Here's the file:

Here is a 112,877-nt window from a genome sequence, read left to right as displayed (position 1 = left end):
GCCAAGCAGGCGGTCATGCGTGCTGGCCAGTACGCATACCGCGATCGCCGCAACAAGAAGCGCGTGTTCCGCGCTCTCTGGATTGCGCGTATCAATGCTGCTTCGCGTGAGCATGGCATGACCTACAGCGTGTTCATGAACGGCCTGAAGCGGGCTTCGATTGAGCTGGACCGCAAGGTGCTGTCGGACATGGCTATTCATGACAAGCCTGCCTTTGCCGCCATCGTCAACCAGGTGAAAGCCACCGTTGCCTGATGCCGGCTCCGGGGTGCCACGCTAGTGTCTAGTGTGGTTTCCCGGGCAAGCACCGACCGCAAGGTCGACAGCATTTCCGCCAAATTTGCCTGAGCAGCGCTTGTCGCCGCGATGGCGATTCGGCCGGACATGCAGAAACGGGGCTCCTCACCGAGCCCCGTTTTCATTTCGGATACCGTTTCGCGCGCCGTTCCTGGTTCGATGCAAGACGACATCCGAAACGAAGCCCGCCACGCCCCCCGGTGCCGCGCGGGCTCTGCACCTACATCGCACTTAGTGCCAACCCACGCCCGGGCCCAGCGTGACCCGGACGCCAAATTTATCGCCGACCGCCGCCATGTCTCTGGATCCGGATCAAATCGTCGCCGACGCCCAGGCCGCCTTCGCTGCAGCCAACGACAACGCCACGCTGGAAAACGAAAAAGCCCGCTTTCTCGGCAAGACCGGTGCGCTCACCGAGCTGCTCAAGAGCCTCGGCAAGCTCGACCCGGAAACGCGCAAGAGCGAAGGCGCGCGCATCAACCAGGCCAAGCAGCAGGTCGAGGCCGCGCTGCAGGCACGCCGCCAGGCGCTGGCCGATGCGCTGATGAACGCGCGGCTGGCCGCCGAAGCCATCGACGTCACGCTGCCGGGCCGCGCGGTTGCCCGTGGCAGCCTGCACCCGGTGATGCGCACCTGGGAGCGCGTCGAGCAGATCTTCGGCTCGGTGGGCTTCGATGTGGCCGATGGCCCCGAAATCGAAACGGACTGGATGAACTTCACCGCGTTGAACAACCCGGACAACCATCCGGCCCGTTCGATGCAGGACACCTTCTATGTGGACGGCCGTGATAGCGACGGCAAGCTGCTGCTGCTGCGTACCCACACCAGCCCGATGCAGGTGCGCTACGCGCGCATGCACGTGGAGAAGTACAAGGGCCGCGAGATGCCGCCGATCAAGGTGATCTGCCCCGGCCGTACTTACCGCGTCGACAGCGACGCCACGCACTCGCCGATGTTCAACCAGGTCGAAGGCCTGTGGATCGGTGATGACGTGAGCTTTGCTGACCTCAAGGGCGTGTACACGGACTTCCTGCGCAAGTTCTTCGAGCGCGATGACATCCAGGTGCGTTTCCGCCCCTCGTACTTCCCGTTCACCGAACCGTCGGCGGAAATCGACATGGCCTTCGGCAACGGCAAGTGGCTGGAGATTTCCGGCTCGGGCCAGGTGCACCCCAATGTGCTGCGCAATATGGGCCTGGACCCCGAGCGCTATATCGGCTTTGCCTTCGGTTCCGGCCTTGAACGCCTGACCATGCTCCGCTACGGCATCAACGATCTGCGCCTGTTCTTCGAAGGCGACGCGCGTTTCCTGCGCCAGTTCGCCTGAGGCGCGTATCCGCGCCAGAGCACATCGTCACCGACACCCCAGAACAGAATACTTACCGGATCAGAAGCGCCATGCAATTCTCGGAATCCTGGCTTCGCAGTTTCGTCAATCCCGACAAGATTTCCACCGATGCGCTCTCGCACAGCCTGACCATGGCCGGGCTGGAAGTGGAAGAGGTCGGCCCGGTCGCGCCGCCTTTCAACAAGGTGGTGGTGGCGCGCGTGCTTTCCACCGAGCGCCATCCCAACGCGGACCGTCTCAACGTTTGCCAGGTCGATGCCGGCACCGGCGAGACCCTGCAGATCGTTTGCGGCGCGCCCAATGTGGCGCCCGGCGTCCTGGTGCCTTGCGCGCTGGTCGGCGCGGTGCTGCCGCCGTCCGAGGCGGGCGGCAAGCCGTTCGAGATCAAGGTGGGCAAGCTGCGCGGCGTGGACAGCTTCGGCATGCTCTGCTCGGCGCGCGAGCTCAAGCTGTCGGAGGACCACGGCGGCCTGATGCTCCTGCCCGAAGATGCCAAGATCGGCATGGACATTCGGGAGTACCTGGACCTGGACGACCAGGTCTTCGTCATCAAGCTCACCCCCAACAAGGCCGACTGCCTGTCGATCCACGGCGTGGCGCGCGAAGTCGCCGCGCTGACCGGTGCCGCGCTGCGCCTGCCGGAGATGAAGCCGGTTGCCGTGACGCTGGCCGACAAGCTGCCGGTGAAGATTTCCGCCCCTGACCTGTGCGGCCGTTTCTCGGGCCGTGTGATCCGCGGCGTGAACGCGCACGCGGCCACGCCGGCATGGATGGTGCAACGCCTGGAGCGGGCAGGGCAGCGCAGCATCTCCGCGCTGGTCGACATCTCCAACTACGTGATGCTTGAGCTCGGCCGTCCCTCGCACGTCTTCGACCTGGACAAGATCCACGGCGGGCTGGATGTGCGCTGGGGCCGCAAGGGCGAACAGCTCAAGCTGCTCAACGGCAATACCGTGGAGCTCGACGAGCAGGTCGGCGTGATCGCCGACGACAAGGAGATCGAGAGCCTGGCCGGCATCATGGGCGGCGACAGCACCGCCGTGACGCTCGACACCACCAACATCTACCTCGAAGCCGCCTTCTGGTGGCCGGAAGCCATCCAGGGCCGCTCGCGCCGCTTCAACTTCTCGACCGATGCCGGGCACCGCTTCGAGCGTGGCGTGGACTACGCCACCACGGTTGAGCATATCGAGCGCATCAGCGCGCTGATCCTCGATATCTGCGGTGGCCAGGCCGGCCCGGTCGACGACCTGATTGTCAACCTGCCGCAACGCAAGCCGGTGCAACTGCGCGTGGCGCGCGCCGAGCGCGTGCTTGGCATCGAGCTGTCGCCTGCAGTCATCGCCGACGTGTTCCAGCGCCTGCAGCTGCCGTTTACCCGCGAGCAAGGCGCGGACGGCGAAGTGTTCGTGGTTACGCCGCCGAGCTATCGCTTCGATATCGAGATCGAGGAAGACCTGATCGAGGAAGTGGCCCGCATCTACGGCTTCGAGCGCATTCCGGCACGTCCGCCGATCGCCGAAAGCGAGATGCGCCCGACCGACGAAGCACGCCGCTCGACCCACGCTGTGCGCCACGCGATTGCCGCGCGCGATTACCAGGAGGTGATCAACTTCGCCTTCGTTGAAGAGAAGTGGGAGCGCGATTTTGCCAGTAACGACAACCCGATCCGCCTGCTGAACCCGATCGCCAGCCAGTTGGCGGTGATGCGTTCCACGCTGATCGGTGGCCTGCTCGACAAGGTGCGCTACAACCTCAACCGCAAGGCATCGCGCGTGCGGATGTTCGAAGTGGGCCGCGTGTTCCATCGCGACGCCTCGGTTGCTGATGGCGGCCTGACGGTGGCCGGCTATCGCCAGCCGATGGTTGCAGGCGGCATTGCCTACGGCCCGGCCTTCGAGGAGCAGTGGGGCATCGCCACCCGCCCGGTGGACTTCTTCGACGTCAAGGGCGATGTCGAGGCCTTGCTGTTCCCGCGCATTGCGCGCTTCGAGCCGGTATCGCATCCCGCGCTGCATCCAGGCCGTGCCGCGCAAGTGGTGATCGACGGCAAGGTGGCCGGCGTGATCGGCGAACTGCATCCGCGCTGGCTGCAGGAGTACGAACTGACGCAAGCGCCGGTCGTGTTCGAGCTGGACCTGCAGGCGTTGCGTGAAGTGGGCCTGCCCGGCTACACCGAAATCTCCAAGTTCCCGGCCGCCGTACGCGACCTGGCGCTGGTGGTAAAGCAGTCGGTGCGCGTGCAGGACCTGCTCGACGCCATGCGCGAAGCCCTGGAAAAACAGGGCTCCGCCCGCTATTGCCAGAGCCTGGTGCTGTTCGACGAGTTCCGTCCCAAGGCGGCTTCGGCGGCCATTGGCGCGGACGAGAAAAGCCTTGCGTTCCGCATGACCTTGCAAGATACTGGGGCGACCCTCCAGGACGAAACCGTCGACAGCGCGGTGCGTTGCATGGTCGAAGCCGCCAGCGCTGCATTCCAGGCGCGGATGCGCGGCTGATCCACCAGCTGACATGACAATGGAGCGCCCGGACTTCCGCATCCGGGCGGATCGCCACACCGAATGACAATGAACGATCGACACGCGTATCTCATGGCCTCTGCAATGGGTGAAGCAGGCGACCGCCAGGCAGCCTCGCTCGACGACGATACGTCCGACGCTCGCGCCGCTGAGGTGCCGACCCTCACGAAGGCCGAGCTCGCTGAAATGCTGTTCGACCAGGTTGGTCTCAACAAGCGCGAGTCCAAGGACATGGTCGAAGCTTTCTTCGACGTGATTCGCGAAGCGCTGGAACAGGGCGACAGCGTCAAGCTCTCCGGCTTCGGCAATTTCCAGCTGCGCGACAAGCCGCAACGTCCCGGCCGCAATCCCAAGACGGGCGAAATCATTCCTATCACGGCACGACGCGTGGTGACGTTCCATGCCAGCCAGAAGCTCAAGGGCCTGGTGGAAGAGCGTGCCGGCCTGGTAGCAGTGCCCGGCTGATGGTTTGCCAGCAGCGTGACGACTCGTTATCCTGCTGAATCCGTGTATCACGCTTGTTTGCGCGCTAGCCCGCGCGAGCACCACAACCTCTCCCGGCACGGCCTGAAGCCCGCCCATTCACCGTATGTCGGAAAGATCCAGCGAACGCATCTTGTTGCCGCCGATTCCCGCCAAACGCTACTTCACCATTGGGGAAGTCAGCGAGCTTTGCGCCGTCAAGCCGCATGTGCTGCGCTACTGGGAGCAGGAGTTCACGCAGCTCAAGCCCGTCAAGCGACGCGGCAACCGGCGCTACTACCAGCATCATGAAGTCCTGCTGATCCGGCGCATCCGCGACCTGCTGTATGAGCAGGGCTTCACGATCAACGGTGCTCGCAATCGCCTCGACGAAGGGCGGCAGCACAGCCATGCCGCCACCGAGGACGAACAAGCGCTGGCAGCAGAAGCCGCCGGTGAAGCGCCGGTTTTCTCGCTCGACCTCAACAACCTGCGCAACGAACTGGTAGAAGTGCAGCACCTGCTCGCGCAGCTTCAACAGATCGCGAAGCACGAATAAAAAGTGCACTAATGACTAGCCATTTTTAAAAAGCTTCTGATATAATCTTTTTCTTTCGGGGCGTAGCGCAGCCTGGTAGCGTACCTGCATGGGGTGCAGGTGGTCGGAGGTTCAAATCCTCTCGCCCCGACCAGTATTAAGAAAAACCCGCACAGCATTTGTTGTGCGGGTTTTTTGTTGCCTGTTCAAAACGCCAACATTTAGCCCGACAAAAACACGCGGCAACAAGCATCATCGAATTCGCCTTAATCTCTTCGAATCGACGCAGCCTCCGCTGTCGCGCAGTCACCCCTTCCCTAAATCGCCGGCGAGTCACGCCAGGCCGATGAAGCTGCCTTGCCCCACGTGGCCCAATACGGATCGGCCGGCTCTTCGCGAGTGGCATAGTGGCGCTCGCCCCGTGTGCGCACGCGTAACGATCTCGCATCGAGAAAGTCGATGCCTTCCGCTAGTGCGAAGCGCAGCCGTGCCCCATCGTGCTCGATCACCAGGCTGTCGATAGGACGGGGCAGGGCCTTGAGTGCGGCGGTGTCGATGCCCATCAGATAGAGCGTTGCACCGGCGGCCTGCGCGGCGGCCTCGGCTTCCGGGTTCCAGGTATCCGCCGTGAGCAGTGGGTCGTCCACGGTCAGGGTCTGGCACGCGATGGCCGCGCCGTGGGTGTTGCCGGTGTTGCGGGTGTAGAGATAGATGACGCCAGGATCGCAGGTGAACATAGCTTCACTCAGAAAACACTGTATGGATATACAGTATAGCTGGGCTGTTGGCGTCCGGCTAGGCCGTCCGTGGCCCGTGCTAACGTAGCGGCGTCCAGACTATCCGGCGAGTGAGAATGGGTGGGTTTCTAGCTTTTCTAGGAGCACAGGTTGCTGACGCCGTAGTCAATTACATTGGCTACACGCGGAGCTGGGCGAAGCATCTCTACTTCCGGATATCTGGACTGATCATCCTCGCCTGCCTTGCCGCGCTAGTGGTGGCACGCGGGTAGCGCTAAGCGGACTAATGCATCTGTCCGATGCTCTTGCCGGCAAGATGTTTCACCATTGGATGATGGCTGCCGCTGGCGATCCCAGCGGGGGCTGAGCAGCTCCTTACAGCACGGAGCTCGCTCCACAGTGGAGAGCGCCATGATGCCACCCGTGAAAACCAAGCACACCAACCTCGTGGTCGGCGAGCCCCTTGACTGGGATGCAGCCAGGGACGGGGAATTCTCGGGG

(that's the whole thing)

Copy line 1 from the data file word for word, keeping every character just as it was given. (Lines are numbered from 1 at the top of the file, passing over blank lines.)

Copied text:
Here is a 112,877-nt window from a genome sequence, read left to right as displayed (position 1 = left end):